The beautiful (and now legendary) quetzal, an emblematic bird of southern Mexico and Central America, is on the verge of extinction due to habitat loss and poaching, among other reasons, according to a researcher at the National Autonomous University of Mexico, or UNAM.
The resplendent quetzal faces a range of existential threats, the institution said in a statement Friday Dec. 4, citing an expert at UNAM’s School of Higher Studies Iztacala, Sofia Solorzano Lujano, who pointed in particular to illegal trafficking and habitat fragmentation and destruction.
The expert also noted that the birds, known for their strikingly colorful plumage, were in peril due to “predators like the green toucan, squirrels and other nocturnal mammals, which attack their eggs or small chicks.”
“Also threats are owls, falcons and small eagles, which kill the adults,” she said.
But besides predators, resplendent quetzals are under threat from people who hunt them for their feathers or to try to sell them as pets, according to Solorzano.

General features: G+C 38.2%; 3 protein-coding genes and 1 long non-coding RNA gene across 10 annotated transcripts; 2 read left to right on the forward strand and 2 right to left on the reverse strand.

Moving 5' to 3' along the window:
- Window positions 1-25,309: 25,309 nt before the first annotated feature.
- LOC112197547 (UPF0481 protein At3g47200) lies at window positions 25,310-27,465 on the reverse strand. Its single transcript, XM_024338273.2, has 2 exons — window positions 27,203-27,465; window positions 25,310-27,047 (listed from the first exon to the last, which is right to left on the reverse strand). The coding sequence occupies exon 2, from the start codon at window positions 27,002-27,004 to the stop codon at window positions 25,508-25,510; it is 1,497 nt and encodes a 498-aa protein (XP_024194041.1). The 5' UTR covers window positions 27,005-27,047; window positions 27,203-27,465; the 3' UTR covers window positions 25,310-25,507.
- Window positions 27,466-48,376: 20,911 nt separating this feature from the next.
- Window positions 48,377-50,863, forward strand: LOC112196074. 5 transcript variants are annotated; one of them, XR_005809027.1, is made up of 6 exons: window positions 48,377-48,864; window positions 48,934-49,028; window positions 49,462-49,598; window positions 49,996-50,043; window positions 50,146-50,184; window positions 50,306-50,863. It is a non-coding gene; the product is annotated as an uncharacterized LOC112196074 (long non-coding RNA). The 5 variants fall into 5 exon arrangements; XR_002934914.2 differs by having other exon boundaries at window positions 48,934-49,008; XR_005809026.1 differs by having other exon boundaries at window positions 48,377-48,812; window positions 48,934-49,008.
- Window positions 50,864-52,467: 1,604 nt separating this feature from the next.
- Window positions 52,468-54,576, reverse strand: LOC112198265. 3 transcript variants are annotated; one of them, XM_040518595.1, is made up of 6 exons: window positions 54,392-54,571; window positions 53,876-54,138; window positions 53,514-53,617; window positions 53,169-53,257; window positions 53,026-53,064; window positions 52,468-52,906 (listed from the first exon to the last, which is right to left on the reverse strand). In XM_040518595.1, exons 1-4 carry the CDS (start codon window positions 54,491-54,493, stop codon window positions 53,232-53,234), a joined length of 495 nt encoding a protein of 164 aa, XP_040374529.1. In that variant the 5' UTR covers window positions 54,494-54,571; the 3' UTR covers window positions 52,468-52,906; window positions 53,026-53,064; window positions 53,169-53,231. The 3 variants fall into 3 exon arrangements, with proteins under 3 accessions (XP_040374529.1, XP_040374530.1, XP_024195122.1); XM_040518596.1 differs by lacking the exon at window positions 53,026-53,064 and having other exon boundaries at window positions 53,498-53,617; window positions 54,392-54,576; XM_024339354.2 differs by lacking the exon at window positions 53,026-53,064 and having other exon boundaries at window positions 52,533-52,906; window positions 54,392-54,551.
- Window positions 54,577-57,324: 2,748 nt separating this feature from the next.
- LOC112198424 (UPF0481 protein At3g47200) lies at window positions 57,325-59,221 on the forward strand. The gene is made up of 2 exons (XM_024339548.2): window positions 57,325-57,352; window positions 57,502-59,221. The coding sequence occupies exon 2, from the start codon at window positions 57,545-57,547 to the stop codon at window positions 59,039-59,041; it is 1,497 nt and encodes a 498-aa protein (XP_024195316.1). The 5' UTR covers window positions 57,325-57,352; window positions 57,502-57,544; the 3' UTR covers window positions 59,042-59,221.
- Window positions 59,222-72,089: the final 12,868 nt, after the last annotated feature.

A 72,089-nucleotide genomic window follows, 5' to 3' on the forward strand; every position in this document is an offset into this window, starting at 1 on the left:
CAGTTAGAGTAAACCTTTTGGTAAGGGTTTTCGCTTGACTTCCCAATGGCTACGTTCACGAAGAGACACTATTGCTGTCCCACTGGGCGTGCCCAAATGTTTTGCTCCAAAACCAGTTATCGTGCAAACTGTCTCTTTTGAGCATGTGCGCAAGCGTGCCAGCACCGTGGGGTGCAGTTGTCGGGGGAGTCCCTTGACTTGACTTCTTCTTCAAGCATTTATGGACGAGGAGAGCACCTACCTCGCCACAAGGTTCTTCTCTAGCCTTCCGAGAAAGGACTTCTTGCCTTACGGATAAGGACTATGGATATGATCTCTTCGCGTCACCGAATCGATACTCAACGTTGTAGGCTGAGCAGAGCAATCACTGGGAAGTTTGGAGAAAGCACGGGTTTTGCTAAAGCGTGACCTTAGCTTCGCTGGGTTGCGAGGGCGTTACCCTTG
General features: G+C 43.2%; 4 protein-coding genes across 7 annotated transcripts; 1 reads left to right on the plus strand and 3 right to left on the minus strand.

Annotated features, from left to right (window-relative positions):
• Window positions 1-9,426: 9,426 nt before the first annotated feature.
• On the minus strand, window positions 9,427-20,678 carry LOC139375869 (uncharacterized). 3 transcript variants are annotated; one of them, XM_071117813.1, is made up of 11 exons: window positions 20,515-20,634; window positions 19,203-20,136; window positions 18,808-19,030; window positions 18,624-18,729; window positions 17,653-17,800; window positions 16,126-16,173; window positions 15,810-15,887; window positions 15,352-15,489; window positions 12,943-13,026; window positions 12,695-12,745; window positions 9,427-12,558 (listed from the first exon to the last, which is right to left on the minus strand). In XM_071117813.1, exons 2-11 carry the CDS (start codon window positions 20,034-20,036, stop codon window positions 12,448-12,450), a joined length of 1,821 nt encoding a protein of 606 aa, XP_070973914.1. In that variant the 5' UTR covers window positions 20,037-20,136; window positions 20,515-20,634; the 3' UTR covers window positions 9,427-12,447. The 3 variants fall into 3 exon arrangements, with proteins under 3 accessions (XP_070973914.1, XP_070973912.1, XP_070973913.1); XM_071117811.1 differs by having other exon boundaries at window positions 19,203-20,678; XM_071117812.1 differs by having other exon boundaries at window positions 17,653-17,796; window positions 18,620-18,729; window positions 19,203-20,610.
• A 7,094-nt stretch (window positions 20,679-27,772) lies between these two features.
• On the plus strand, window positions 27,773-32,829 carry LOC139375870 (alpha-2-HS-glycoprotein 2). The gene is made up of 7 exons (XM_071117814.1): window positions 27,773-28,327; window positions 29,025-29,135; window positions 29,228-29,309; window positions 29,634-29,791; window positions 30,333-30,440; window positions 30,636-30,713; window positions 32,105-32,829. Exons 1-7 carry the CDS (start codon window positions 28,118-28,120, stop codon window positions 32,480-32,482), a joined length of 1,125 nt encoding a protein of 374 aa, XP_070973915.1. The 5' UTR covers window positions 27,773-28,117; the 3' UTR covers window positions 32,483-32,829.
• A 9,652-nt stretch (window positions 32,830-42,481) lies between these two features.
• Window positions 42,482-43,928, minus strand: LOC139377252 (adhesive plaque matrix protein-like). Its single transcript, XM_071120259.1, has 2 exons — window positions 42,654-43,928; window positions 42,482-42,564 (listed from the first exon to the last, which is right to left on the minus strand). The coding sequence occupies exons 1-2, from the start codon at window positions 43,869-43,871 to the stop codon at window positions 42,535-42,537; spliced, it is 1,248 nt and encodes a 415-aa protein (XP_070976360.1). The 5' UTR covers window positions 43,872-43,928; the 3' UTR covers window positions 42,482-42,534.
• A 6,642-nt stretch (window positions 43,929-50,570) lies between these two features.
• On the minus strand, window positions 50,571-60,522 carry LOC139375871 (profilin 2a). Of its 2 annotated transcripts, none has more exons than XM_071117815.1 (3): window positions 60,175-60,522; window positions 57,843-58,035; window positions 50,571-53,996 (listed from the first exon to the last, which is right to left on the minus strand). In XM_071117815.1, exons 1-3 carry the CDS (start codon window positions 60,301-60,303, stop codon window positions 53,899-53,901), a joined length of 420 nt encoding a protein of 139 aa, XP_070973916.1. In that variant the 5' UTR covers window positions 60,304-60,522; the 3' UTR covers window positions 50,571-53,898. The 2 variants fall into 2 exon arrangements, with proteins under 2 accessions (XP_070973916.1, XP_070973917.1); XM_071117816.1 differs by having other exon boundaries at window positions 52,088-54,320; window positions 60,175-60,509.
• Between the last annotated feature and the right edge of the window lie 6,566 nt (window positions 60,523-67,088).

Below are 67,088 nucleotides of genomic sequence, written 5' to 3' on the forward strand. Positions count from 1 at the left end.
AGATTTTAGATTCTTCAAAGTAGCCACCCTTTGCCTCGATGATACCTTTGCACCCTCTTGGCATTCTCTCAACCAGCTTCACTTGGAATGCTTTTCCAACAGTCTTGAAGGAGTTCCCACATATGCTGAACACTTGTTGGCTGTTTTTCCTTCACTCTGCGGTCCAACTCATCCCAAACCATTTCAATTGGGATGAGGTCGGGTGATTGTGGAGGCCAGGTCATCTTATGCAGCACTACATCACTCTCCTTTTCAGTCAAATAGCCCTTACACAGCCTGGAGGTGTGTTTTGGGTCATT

One of the big problems is that these birds “are unable to survive in captivity,” she said, adding that “once trapped they stop eating and die.”
They also are threatened by deforestation, which has resulted in the disappearance of nearly 70 percent of their nesting sites, she added.
The resplendent quetzal, whose scientific name is Pharomachrus mocinno, lives in cloud forests stretching from the southern Mexican states of Oaxaca, Campeche and Chiapas to Panama and is the national bird of Guatemala, that gives name to the nation’s currency.
At the Zoológico Miguel Álvarez del Toro in Chiapas, a program was created in January 2015 to try to multiply the quetzal population in an adapted habitat, with fairly good results.
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